tumblr_mi7252k2Uz1rwdaz4o2_500It’s likely that if Steve McNair came along today, he would have never set foot on Alcorn State’s campus. In fact, with the nuanced recruiting websites and technology that permeates high-school recruiting today, it’s very likely there will never be another HBCU quarterback as talented as McNair. Part of the reason is that athletic, black quarterbacks are now acceptable in all of college football. This was not the case in the early 90s, when McNair was offered a full-ride to play for Steve Spurrier at Florida–as a defensive back. Knowing in his heart that he wanted to be a quarterback, McNair rejected the glitz and glamor of big-time, SEC football and chose to play at tiny Alcorn State. The rest, as they say, is history.

Blessed with a powerful arm and nimble athleticism, Steve “Air” McNair is easily the most successful professional quarterback ever produced by an HBCU.The numbers speak for themselves. After completing a spectacular college career in which he re-wrote the NCAA Divsion I-AA (Now Championship Subdivision) record books, McNair finished third in Heisman voting in 1994. He was selected third overall by the Houston Oilers, which at the time was the highest an African-American QB had ever been drafted.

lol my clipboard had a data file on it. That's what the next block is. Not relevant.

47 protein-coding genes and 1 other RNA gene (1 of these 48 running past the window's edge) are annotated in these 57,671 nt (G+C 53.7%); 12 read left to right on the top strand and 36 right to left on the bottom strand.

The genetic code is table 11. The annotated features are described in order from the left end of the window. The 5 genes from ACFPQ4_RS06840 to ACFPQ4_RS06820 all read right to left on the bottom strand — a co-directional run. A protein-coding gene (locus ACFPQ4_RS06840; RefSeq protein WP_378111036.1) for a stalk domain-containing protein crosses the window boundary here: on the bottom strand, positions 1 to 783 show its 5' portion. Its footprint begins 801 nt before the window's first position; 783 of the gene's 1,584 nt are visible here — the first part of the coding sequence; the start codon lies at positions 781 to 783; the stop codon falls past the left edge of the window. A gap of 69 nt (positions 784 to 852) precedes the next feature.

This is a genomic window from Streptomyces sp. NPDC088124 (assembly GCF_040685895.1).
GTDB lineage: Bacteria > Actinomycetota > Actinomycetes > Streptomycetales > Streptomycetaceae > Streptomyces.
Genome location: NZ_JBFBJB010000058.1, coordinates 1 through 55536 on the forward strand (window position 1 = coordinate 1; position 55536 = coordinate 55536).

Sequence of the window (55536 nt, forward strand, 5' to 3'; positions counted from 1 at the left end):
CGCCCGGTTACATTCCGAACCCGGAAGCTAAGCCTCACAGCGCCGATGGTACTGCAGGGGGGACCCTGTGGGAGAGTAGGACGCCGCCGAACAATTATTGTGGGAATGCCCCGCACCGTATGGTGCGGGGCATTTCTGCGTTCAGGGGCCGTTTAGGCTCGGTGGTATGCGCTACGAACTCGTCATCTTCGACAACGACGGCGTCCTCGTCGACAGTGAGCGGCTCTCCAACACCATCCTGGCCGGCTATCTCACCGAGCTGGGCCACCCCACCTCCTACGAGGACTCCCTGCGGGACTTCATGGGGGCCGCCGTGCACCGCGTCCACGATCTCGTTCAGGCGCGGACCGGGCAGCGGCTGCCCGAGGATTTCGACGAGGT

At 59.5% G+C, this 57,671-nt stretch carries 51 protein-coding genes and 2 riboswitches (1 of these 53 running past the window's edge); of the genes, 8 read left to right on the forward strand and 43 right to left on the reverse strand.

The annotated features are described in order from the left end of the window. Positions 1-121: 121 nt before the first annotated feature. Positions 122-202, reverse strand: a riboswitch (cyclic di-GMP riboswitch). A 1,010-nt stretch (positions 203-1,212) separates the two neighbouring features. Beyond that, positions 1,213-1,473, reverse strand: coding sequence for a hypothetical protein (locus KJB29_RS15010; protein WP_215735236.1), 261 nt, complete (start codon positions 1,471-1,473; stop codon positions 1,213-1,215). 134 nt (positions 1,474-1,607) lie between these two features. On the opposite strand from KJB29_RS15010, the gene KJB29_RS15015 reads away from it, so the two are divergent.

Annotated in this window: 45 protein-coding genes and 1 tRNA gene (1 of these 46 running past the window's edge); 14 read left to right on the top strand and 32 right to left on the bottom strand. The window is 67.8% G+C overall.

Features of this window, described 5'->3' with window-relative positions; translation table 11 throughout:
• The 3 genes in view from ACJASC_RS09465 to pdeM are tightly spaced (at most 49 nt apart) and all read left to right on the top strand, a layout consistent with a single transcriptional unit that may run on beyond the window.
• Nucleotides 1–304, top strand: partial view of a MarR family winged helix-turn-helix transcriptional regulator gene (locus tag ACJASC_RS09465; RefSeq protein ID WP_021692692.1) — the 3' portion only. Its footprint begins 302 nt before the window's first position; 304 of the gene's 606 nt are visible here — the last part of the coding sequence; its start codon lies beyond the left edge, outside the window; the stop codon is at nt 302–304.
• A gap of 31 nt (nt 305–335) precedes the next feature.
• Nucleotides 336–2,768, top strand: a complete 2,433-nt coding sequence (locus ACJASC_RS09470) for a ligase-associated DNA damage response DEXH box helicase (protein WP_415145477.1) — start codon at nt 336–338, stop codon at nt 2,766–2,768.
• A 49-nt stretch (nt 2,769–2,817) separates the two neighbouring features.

After performing mostly mop up duty the franchise’s last two years in Houston, McNair’s career really took off when the team became the Titans in 1999. That year, he and running back Eddie George led the franchise to its first ever Super Bowl, coming up just a few yards short in the end. McNair continued to improve, peaking in 2003 as he threw for over 3,200 yards, 24 touchdowns and completed 62.5 percent of his passes en-route to being named CO-MVP with Peyton Manning.

After playing his last few years with the Baltimore Ravens, McNair finished his pro career with 31, 304 yards passing, throwing for 174 touchdowns and running for 37 more. The three-time Pro-Bowl participant finished with a career passer rating of 82.5 and ranks in the top 20 in career completion percentage. Sadly, McNair’s life was ended prematurely as he was killed as a part of an apparent murder-suicide in July of 2009.

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